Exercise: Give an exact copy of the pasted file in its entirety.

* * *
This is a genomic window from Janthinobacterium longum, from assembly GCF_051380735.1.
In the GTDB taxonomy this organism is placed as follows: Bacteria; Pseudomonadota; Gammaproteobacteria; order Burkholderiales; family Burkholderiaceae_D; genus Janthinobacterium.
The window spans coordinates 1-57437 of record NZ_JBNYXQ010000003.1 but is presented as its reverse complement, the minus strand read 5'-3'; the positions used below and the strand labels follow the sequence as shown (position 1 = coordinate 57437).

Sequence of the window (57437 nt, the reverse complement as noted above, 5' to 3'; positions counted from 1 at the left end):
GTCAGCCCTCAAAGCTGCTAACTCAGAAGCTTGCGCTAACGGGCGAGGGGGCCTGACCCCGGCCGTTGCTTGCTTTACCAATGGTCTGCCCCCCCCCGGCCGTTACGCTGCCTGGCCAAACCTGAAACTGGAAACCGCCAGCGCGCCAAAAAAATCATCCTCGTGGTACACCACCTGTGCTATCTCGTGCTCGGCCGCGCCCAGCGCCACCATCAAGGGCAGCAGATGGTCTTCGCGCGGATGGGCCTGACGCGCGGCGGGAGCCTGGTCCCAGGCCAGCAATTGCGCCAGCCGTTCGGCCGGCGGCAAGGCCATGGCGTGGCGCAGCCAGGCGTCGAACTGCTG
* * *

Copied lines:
This is a genomic window from Janthinobacterium longum, from assembly GCF_051380735.1.
In the GTDB taxonomy this organism is placed as follows: Bacteria; Pseudomonadota; Gammaproteobacteria; order Burkholderiales; family Burkholderiaceae_D; genus Janthinobacterium.
The window spans coordinates 1-57437 of record NZ_JBNYXQ010000003.1 but is presented as its reverse complement, the minus strand read 5'-3'; the positions used below and the strand labels follow the sequence as shown (position 1 = coordinate 57437).

Sequence of the window (57437 nt, the reverse complement as noted above, 5' to 3'; positions counted from 1 at the left end):
GTCAGCCCTCAAAGCTGCTAACTCAGAAGCTTGCGCTAACGGGCGAGGGGGCCTGACCCCGGCCGTTGCTTGCTTTACCAATGGTCTGCCCCCCCCCGGCCGTTACGCTGCCTGGCCAAACCTGAAACTGGAAACCGCCAGCGCGCCAAAAAAATCATCCTCGTGGTACACCACCTGTGCTATCTCGTGCTCGGCCGCGCCCAGCGCCACCATCAAGGGCAGCAGATGGTCTTCGCGCGGATGGGCCTGACGCGCGGCGGGAGCCTGGTCCCAGGCCAGCAATTGCGCCAGCCGTTCGGCCGGCGGCAAGGCCATGGCGTGGCGCAGCCAGGCGTCGAACTGCTG